Images captured by Microsoft's next generation Kinect depth-sensing camera that will facilitate augmented reality experiences in the next version of the HoloLens and give computer vision to untold multitudes of connected devices in enterprise facilities, have made their way into the wild.
Microsoft introduced Project Kinect for Azure at Build 2018 on Monday, with Alex Kipman, technical fellow at Microsoft, disclosing details about the sensor via LinkedIn.
On Tuesday, Tim Fields, the founder of startup Abound Labs, shared the images and a few more factoids, attributed to Cyrus Bamji's presentation at International Solid-State Circuits Conference 2018, via Twitter (along with video from the Build 2018 keynote). The depth-sensing camera has a range of greater than six meters, with a margin of error of less than one centimeter at four meters; that's enough to track a ping pong ball at that distance.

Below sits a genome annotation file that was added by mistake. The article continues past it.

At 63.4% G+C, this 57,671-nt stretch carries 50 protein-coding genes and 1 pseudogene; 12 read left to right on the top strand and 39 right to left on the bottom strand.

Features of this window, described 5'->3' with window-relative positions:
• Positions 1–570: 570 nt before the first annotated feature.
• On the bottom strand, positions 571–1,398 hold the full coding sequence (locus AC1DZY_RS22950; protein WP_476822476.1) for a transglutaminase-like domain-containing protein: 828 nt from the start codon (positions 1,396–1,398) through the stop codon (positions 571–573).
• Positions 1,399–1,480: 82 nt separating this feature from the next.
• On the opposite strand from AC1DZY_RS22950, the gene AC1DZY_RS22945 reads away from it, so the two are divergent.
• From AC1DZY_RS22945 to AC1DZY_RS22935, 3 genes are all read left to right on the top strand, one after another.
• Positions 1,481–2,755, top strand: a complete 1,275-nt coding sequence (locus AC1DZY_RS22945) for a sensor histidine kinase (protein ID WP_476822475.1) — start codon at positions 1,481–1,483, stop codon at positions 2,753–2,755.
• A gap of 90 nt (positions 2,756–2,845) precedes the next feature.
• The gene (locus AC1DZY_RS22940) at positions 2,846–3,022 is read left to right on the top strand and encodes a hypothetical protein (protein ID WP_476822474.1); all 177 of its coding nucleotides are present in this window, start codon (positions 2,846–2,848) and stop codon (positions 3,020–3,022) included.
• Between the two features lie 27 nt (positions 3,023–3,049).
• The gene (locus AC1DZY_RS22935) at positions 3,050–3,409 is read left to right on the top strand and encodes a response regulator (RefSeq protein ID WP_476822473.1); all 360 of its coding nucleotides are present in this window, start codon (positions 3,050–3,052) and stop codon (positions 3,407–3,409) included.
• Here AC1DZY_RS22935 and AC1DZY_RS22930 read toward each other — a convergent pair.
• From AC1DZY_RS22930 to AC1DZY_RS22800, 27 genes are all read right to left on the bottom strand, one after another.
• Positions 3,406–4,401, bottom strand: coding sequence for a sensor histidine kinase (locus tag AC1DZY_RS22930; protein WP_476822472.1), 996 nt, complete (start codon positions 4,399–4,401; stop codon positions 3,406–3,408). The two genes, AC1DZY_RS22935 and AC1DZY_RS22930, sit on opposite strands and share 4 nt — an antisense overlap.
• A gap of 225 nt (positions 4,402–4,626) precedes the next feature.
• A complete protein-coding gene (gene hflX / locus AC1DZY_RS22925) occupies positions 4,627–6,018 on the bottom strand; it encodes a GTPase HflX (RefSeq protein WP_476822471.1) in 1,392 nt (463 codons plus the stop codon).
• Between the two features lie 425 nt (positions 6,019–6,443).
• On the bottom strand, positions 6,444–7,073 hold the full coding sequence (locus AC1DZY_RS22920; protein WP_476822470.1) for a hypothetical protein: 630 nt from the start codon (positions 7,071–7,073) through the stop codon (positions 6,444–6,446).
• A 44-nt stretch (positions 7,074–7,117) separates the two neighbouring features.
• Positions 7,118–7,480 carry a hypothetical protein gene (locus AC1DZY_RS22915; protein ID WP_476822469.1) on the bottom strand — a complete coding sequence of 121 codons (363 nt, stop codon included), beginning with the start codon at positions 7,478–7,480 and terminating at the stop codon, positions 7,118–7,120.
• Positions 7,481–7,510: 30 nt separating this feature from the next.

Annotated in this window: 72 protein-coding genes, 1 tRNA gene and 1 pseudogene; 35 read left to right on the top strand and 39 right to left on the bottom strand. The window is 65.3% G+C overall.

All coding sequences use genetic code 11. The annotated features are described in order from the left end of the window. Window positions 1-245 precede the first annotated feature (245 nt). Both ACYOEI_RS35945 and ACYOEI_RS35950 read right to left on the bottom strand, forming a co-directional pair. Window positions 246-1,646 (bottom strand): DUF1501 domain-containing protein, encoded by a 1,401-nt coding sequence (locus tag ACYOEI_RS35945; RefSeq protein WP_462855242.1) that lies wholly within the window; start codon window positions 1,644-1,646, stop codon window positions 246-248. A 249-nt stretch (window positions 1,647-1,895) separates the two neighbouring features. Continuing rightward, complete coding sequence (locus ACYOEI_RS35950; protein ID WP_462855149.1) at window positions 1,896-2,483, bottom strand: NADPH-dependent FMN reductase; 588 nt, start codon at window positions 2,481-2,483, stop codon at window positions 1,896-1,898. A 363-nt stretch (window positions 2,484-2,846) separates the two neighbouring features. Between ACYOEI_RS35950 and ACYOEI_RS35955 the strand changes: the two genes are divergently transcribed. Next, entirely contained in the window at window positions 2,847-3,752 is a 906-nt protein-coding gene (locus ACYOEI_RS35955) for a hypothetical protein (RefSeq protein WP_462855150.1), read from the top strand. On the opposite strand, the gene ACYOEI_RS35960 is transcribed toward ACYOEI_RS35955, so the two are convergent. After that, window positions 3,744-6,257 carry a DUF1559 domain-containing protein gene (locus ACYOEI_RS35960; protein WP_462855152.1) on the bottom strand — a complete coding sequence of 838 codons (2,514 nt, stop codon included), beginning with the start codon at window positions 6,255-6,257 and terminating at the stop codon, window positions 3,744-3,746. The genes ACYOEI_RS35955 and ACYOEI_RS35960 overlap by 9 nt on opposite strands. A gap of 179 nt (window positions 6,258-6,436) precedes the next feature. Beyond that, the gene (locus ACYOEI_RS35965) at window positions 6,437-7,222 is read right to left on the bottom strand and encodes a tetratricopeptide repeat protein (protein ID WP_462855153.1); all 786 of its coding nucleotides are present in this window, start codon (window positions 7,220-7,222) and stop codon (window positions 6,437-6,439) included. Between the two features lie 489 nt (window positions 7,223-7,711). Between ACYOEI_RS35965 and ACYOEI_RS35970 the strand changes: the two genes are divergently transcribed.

Microsoft believes the sensor will help companies achieve automation in their operations, resulting in cost-savings in security, healthcare, and manufacturing. The sensor can also be used to give vision to robots and drones for autonomous operation or enable real-time communication with holoportation.
While the depth-sensing camera's combination of high-resolution data capture and low power consumption make it attractive for companies working on connected devices, it's also good news for the next version of HoloLens in terms of capabilities, form factor, and battery life.
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